Last updated on 01 July 2022 by Robert Bateman (Privacy and Data Protection Research Writer at TermsFeed)
The Stop Hacks and Improve Electronic Data Security Act (SHIELD Act) is a data security law passed by the New York Senate in mid-2019. The law comes in response to an increasing number of high-profile cyber attacks.
The SHIELD Act requires that businesses set up a "Data Security Program" to monitor and improve cybersecurity. Businesses must also implement "reasonable safeguards" to ensure that private information is stored and erased safely. The Act requires businesses to notify their customers of data breaches, and it imposes large fines if they fail to do so.
If your business holds the personal or private information of any New York residents (even if it's based outside of New York), you must take steps to comply with the SHIELD Act. Let's take a look at what the law means for you.
The SHIELD Act is a major overhaul of New York's existing data security law. It introduces some new concepts and definitions and grants new powers to the New York Attorney General.
Stronger privacy, data protection, and cybersecurity laws are being passed all over the world. The law is playing catch-up with increasingly sophisticated hackers, lax data management, and intrusive privacy practices. The New York SHIELD Act is part of this movement.
The SHIELD Act essentially imposes two broad obligations:
Each of these obligations is made up of specific rules and requirements. Businesses are accountable for assessing and mitigating risk, and for responding proactively to a data breach.
The duties under the SHIELD Act extend to any person or business which owns or licenses the private information of New York residents. We'll be looking at the definition of "private information" below.
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State laws increasingly target businesses who "operate in" or "promote goods and services" to residents of the state in which the law is passed. Examples include the California Consumer Privacy Protection Act (CCPA) and the proposed New York Privacy Act (NYPA).
The SHIELD Act is even broader. To be covered by the Act, you merely need to be holding the private information of New York residents.
Your business probably holds personal or private information from people in multiple countries or across multiple US states. You may choose to segregate New York residents' data. Or you may choose to apply SHIELD standards to all of the private information your company holds.
In either case, it's important to know the origin of all the personal information you hold. In the event that you suffer a data breach, you'll need to tell the New York Attorney General how many New York residents were affected.
The Act distinguishes between "personal information" and "private information."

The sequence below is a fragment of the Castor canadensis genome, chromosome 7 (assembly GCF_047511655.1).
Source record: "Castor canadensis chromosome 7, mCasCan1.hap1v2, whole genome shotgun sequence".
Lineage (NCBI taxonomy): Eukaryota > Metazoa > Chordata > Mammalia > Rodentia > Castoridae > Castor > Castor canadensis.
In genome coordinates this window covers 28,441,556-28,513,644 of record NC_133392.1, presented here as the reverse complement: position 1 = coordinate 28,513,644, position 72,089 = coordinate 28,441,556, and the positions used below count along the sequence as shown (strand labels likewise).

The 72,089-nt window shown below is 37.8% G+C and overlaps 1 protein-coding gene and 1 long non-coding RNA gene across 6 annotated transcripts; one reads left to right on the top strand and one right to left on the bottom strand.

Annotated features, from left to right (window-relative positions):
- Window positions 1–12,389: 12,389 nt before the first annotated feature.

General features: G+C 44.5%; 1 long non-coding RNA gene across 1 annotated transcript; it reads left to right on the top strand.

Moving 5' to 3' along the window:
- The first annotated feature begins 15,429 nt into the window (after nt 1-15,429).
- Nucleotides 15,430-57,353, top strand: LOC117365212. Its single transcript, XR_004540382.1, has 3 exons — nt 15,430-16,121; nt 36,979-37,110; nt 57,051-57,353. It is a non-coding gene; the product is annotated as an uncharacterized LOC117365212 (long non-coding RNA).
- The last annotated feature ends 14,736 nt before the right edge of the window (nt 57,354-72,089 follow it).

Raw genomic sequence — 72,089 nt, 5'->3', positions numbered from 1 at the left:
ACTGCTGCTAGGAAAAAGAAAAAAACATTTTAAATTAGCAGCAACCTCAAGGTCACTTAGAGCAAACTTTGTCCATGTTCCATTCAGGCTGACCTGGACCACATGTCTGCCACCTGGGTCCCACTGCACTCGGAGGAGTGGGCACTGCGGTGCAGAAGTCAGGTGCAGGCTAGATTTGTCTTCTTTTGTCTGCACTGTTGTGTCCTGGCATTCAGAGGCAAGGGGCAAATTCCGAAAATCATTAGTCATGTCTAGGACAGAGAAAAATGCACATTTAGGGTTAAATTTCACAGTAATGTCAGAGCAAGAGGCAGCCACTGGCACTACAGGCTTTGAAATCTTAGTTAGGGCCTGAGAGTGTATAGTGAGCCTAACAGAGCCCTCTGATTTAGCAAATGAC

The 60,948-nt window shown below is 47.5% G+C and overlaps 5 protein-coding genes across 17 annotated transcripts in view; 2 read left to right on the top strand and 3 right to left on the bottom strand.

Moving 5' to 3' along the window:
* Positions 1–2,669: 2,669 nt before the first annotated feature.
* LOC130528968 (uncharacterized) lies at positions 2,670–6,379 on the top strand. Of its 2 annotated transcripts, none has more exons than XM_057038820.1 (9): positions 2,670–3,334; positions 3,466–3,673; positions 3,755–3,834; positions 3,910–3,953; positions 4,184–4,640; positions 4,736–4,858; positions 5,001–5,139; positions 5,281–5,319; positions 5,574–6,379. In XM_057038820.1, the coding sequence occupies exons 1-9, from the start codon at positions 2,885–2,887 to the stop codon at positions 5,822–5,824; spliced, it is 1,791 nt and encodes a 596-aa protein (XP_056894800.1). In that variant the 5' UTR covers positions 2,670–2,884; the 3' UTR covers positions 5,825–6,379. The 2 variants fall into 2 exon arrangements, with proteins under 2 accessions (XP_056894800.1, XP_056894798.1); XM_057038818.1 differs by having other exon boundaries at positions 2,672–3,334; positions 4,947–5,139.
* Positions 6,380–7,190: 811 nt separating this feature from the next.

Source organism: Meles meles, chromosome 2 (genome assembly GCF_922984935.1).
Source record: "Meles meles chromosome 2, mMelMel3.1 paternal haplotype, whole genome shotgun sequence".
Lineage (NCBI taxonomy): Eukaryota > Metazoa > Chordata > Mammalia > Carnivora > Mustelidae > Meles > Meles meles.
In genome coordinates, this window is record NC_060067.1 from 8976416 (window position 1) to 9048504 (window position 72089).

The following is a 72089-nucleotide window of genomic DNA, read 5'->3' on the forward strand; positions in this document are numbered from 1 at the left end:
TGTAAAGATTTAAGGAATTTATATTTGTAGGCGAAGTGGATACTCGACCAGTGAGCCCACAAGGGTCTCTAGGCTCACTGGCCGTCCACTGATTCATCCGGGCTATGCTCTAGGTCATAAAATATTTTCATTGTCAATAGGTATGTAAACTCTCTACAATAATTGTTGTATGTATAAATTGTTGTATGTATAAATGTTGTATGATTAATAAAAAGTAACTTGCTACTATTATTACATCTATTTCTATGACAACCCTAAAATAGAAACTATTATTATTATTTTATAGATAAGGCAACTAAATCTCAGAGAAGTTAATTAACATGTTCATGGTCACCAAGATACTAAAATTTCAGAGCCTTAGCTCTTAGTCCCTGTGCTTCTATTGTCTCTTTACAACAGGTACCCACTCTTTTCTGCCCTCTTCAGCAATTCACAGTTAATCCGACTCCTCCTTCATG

Personal information is: "any information concerning a natural person which, because of name, number, personal mark, or other identifier, can be used to identify such natural person." This is data that could identify a person directly.
Private information is a little more complicated. There are three types of private information.
Type I private information is a piece of personal information, combined with one or more of the following "data elements":
The data element, or the personal information/data element combination, must be either:
Let's compare some examples of personal information and type I private information to put this in context:
|Personal Information||Type I Private Information|
|Name||Name plus social security number (unencrypted)|
|Name (encrypted) plus credit card number (encrypted)||Name (unencrypted) plus credit card number and PIN (unencrypted)|
|Name (encrypted or unencrypted) plus driver's license number (encrypted)||Name (encrypted or unencrypted) plus driver's license number (unencrypted)|
|Name (encrypted or unencrypted) plus social security number (encrypted)||Name (encrypted or unencrypted) plus social security number (encrypted, but the encryption key has been accessed)|
Type II private information is a username or email address together with a corresponding password or security question and answer.
Type III private information is any health information as defined in the Health Insurance Portability and Accountability Act (HIPAA), if it's held by an entity covered by that act.
Private information doesn't include information lawfully made available to the public via local, state or federal government records.
The SHIELD Act will be enforced by the New York Attorney General. The Attorney General can take action in court against a business if the business violates certain parts of the Act.
The Attorney General must act within three years of becoming aware of a violation (including where the business notified the Attorney General of the breach directly).